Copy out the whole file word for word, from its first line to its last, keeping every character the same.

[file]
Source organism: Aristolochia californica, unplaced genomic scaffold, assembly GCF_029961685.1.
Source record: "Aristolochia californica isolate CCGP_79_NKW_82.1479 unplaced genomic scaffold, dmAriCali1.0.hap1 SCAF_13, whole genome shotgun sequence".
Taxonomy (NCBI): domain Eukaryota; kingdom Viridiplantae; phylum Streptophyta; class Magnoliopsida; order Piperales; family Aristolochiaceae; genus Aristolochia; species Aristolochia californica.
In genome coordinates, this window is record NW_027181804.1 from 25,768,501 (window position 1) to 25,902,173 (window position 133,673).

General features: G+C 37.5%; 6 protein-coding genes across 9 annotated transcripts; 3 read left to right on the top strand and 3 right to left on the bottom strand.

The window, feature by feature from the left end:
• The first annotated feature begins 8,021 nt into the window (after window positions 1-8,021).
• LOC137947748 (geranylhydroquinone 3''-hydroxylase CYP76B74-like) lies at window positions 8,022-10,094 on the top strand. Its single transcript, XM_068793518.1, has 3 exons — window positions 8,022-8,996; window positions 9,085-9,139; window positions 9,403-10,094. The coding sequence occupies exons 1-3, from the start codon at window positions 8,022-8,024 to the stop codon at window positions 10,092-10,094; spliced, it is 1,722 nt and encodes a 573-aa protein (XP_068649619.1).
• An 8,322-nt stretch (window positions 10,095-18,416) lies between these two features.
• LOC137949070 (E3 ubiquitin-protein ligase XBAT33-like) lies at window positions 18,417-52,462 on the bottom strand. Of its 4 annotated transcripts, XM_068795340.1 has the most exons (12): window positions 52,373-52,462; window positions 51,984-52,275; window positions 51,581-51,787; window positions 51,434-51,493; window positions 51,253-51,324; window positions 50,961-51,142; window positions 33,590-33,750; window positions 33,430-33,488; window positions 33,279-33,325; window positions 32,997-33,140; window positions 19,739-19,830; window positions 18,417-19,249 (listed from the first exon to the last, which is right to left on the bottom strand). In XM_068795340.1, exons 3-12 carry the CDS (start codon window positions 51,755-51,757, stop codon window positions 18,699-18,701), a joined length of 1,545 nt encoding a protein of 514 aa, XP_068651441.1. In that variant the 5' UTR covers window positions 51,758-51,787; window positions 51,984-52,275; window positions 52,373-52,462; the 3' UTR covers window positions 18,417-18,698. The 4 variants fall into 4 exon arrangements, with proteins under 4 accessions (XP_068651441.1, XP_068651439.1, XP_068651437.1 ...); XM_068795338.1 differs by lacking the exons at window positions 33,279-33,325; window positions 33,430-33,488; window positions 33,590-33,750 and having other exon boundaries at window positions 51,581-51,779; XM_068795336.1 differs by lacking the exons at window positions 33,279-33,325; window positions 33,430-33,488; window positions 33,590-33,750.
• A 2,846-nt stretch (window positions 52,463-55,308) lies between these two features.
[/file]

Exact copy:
Source organism: Aristolochia californica, unplaced genomic scaffold, assembly GCF_029961685.1.
Source record: "Aristolochia californica isolate CCGP_79_NKW_82.1479 unplaced genomic scaffold, dmAriCali1.0.hap1 SCAF_13, whole genome shotgun sequence".
Taxonomy (NCBI): domain Eukaryota; kingdom Viridiplantae; phylum Streptophyta; class Magnoliopsida; order Piperales; family Aristolochiaceae; genus Aristolochia; species Aristolochia californica.
In genome coordinates, this window is record NW_027181804.1 from 25,768,501 (window position 1) to 25,902,173 (window position 133,673).

General features: G+C 37.5%; 6 protein-coding genes across 9 annotated transcripts; 3 read left to right on the top strand and 3 right to left on the bottom strand.

The window, feature by feature from the left end:
• The first annotated feature begins 8,021 nt into the window (after window positions 1-8,021).
• LOC137947748 (geranylhydroquinone 3''-hydroxylase CYP76B74-like) lies at window positions 8,022-10,094 on the top strand. Its single transcript, XM_068793518.1, has 3 exons — window positions 8,022-8,996; window positions 9,085-9,139; window positions 9,403-10,094. The coding sequence occupies exons 1-3, from the start codon at window positions 8,022-8,024 to the stop codon at window positions 10,092-10,094; spliced, it is 1,722 nt and encodes a 573-aa protein (XP_068649619.1).
• An 8,322-nt stretch (window positions 10,095-18,416) lies between these two features.
• LOC137949070 (E3 ubiquitin-protein ligase XBAT33-like) lies at window positions 18,417-52,462 on the bottom strand. Of its 4 annotated transcripts, XM_068795340.1 has the most exons (12): window positions 52,373-52,462; window positions 51,984-52,275; window positions 51,581-51,787; window positions 51,434-51,493; window positions 51,253-51,324; window positions 50,961-51,142; window positions 33,590-33,750; window positions 33,430-33,488; window positions 33,279-33,325; window positions 32,997-33,140; window positions 19,739-19,830; window positions 18,417-19,249 (listed from the first exon to the last, which is right to left on the bottom strand). In XM_068795340.1, exons 3-12 carry the CDS (start codon window positions 51,755-51,757, stop codon window positions 18,699-18,701), a joined length of 1,545 nt encoding a protein of 514 aa, XP_068651441.1. In that variant the 5' UTR covers window positions 51,758-51,787; window positions 51,984-52,275; window positions 52,373-52,462; the 3' UTR covers window positions 18,417-18,698. The 4 variants fall into 4 exon arrangements, with proteins under 4 accessions (XP_068651441.1, XP_068651439.1, XP_068651437.1 ...); XM_068795338.1 differs by lacking the exons at window positions 33,279-33,325; window positions 33,430-33,488; window positions 33,590-33,750 and having other exon boundaries at window positions 51,581-51,779; XM_068795336.1 differs by lacking the exons at window positions 33,279-33,325; window positions 33,430-33,488; window positions 33,590-33,750.
• A 2,846-nt stretch (window positions 52,463-55,308) lies between these two features.